1. Extract from 'SKINHEAD GIRL - an urban love story':
I stood. The dozen or so steps to Louise's front door? I couldn't hear my own footsteps, couldn't feel my feet moving over the floor. I felt like a dead man walking. The world seemed to belong to someone else. To exist somewhere else.
Louise hadn't followed me. Remaining seated in her living room.
We had only known each other for a few weeks, hardly any time at all, but just as Louise had said - and as I had felt - we connected. Not in a shallow way, but deeply, ridiculously, as if we had known one another in several previous lifetimes. And now? It was already over.
We had not parted with any anger. Far from it. We both knew this was not what we wanted. There was no question of blame or temper or anything like that. We were both doing this for her young son.
And so I left.
For some reason though, as I reached for the Yale lock on her front door, to open it, and walk away for good, I patted my hip pocket. The pocket where my tobacco would normally be. It was just an instinctive gesture, something I did whenever I left a place. But my pocket felt empty. And so I hesitated.
It was only tobacco. It really didn't matter. But that hesitation made me turn.
I turned and there, framed in the doorway to her living room, was my skinhead girl. Pale. Unsure. And watching me leave.
I straightened my back. Tensed. What should I do? Did I walk out? Or did I turn and go back to her? It was a horrible decision and not one I wanted to take.
"Wait", she almost whispered, her voice more raw, more husky than ever. "Stay. Please. Stay with me until the morning".
I didn't move. Because it wasn't my place to take that step. To make that choice.
So instead, and seeing that, Louise walked up to me.
"There are worse things we could do", she said. And with those few words, she pulled me close and pushed the partially opened front door firmly shut...
2. Extract from 'The New Plantation':
"If we were black, we wouldn't be in this fuckin' mess," said Vinny swigging beer from a tin and letting cigarette ash drop onto himself, "we'd be allowed to make a living just driving round in a big car shooting people, selling drugs and no fucker would dare touch us".
Brendan nodded his head, he didn't like it, he certainly disagreed, but he still nodded his head.
"If you think about it, we'd never even get into this whole fuckin' thing if we'd all been born black." Vinny dropped the now empty can on the floor. Then he picked it back up. Shook it and then dropped it again. "They have it all laid out for them now", he muttered, "That's what I mean. They've complained so fuckin' much that now they get whatever they want".
Marie laughed. Not really a laugh. More because she was angry but didn't want it to show.
"They do", Vinny went on, "And they don't need to drift about like this either. And if they ever do, it's just because they want to now."
"The old bill bother them as least as much as they do us", said Tat as bored with Vinny as Marie was angry.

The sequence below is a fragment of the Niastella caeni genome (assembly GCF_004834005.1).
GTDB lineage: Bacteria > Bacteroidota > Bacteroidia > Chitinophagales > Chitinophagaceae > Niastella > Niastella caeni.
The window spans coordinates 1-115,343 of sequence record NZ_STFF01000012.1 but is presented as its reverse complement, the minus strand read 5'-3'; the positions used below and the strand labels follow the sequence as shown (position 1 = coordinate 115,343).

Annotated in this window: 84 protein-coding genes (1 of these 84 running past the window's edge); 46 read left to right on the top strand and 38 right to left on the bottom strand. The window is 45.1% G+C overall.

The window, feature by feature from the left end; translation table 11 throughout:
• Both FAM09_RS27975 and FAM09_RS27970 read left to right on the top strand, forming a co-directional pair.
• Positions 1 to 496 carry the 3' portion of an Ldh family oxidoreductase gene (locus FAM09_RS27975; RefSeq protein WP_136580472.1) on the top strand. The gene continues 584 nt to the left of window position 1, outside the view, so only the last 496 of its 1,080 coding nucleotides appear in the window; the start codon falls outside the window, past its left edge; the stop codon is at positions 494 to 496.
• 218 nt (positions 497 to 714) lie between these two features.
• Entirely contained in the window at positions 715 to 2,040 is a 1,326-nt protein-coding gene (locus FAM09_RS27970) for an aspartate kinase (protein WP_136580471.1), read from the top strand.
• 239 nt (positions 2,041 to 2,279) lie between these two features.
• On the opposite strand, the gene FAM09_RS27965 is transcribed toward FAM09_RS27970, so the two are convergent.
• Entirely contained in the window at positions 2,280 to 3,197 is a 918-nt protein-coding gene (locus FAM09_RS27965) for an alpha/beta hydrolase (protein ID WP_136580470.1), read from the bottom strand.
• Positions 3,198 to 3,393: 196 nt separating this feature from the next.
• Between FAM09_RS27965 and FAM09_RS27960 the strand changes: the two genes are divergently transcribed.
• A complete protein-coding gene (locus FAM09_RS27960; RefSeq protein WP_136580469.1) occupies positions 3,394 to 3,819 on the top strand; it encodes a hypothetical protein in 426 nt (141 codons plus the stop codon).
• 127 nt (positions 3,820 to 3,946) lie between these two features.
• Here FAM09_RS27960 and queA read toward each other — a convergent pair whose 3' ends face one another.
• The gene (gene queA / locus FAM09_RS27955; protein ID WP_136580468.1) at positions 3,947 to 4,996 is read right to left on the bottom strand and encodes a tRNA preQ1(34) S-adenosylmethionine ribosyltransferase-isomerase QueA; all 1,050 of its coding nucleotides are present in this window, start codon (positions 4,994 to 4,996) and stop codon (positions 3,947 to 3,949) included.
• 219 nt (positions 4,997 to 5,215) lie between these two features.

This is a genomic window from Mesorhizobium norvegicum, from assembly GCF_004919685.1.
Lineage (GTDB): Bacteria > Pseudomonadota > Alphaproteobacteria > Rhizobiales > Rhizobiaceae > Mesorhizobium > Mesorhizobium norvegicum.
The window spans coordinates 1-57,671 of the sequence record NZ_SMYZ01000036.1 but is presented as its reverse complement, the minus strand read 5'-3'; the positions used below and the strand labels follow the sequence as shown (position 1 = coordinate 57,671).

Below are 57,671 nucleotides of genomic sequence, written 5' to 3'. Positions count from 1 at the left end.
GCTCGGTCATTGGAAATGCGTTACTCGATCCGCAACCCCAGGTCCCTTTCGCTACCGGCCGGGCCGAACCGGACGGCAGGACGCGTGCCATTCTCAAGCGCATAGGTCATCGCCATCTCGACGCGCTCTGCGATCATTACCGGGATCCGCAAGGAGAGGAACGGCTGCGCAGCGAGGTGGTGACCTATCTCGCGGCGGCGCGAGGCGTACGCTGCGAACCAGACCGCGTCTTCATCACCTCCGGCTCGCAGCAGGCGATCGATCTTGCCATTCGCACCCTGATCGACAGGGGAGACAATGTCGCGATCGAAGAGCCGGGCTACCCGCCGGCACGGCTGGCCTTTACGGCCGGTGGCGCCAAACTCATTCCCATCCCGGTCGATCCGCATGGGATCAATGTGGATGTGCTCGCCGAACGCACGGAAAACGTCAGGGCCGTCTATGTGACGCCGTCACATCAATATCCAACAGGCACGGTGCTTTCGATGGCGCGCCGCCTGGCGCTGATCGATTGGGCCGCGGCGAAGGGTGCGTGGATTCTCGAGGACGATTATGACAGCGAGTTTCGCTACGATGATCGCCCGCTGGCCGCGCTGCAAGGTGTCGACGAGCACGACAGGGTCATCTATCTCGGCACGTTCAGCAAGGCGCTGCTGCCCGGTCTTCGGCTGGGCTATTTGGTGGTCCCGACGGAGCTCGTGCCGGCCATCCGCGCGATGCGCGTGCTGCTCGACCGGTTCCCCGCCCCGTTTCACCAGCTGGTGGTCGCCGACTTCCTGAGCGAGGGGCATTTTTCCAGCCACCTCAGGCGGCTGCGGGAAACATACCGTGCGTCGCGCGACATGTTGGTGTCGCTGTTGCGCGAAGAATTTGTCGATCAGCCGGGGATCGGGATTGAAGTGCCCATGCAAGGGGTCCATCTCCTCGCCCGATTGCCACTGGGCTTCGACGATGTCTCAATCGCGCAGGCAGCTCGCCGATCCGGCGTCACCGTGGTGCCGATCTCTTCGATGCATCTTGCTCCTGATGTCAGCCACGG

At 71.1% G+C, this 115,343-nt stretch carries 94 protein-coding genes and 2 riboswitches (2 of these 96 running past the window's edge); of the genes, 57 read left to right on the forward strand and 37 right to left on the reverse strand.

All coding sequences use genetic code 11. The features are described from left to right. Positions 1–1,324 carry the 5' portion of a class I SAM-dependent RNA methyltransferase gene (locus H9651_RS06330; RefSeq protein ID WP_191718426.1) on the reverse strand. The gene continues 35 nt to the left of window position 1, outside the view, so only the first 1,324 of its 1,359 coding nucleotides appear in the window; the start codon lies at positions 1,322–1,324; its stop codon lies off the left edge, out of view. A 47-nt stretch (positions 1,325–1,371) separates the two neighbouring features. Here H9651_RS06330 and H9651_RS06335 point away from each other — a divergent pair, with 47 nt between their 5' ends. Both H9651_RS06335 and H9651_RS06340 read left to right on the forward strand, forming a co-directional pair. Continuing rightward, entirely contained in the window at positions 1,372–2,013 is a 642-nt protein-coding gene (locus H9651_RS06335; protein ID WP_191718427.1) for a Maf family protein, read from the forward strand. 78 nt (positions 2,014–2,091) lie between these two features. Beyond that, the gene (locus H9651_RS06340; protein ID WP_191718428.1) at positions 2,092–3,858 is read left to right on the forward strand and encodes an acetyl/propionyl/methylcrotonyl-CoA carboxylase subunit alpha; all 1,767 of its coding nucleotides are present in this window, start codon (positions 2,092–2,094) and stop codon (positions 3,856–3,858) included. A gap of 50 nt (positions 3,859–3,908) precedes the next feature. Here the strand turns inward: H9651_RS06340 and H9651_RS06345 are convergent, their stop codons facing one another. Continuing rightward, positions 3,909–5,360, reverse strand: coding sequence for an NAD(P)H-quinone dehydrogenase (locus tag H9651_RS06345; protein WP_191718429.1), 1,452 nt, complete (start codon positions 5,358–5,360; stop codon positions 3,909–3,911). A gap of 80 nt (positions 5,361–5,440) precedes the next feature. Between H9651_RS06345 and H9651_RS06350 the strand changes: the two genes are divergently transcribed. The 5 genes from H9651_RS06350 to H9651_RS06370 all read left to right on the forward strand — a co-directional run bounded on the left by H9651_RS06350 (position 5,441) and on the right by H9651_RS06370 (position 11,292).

And then no-one spoke for a minute or so.
Brendan lit another cigarette. Opened another can. At times it all seemed to matter, Brendan blamed himself for that and no-one else. "Yeah", he said, "but if I was black I'd still want to be here really. Not living in the city. Thanks all the same. Out here it's real."
"Yeah", said Vinny, "but if you were black we wouldn't want you here, mate."
"Oh fuck off", said Marie, rising, standing. "Speak for your fucking self. What are you? You're just another ignorant brewhead with nothing to say or do so you get pissed all the time and blame everyone else for your own inadequacies and your own mess!"
Brendan smirked at Tat. Tat smiled hugely. And Vinny straightened up a little. A lot.
Vinny had only happened onto the site late that night. They all knew him from the other site a few miles away, the Downs. Or rather, they knew of him and said hello if they met. For Marie, however, he had already been around too long. Philosophised his ignorance too often and too loudly and, to make it worse, had drunk too much of their shared beer.
"You've been chucked off the Downs and I'm not surprised", she continued, "and now you sit here all night, moaning about every fuckin' thing you can think of and now you're onto some other shit."
What had been a dull day had now taken a nasty turn. But at least it made for some entertainment. A little light cabaret at the end of the day.
"What are you", said Vinny, defensive, "a fuckin' nigger lover?"
Marie moaned, "A what? Jesus Christ. What century are you from?"
Brendan still said nothing. Neither did Tat.
"There's good and bad everywhere", finished Marie. "In everyone. Makes no difference what colour they are mate or whether they're gay or Chinese or twelve fucking foot tall".
Once again it all went quiet.
Brendan and Marie were travellers who belonged nowhere. New Age, the media called them, if that really matters. They lived near the popular Downs site. But they didn't really care for it. It was the opposite end. All dream catchers and wind chimes. Latter day hippies. One end of the rainbow. Self-dyed jumpers and people who thought that everything would be wonderful if it was all left to Mother Nature and rune stones. A place for dreamers and idealists.
"I saw Mitch the other day", said Tat at last with a sniff and changing the subject. "He was looking a bit better".
But the cold outside was now matched by a little bit of bitterness within.
Some more time passed and Marie gave up and went to bed...